Why it's good to let Spongebob baby-sit the kids
So it turns out TV isn't bad for children after all. This'll be interesting.
How often I have sat in a café surrounded by toddler-nursing mums naughtily confessing to each other that, when they're REALLY knackered, yes they do let their kids watch half an hour of CBeebies. This is why I never did mums and babies coffee mornings. I could never work out if these women were serious, and they really did see briefly surrendering to the baby-sitting charms of Teletubbies as bad-ass white-knuckle parenting.
Surely some, like me, were hoping their kids would be advanced enough to move on from Balamory to gore-filled Horrible Histories and sardonic Spongebob Squarepants by the time they were four. Ideally, we'd then watch TV side by side for hours at a time, happy in the knowledge that both of us were upgrading our sarcasm in order to prepare for the day we would watch our first Jim Carrey/Mike Myers/Jack Black movie together.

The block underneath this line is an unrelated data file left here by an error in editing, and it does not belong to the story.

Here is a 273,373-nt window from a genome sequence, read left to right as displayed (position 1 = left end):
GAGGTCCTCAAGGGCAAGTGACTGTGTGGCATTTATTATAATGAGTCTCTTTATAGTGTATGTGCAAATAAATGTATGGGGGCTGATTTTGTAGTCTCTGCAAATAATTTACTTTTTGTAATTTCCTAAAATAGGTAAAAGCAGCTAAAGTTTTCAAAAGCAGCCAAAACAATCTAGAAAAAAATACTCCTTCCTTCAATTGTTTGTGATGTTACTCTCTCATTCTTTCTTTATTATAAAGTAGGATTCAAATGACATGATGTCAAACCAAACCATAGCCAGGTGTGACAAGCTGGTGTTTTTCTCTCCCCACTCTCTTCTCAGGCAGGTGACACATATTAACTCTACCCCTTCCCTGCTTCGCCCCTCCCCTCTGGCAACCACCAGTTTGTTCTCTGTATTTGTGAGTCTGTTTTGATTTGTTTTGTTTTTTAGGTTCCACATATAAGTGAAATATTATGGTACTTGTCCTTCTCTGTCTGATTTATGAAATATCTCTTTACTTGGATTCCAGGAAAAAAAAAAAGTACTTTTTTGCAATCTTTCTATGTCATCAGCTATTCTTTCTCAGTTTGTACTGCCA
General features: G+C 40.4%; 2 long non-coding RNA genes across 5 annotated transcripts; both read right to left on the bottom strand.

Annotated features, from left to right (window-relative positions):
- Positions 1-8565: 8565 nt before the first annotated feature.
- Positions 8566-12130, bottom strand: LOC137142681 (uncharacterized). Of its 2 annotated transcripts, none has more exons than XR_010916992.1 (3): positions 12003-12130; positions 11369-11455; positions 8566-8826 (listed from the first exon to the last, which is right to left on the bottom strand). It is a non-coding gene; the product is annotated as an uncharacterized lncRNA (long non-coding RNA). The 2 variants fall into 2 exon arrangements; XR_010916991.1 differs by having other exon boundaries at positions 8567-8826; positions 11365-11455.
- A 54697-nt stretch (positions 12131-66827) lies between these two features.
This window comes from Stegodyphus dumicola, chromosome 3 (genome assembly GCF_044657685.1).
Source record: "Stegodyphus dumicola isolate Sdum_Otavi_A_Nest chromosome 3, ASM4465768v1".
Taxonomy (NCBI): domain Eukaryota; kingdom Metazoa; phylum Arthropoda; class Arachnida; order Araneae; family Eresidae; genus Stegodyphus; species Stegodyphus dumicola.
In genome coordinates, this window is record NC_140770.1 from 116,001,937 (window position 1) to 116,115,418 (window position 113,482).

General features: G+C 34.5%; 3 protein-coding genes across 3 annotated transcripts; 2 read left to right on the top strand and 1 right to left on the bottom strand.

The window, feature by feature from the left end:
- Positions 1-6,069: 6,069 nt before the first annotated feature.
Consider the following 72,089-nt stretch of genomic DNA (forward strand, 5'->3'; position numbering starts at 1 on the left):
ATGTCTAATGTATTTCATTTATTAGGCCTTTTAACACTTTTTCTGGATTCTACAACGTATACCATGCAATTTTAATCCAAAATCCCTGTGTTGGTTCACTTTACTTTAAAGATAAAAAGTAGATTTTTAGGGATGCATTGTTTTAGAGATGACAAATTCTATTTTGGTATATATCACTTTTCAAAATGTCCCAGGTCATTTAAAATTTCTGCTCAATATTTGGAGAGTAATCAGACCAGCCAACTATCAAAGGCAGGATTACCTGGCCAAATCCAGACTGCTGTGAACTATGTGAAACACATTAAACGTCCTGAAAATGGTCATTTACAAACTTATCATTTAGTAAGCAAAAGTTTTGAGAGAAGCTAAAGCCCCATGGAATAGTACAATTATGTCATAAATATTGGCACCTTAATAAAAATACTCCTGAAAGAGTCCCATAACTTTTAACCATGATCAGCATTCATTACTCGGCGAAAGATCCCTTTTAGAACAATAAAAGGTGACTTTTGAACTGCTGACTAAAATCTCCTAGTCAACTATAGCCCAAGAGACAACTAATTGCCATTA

Research this week says that children can watch TV three hours a day and (presuming they're not watching certificate 18 films, or mindless rubbish like A Question of Sport) be entirely unaffected. Which might wipe the smile off all the sanctimonious CBeebies 'as a treat' mums. I've never been ashamed of my kids' love for good, funny and yes – gasp – American TV like iCarly and Phineas & Ferb. My son's teacher tells me he has an unusually sophisticated sense of humour. Cool. That'll be all those disrespectful anti-school gags he's heard on Spongebob.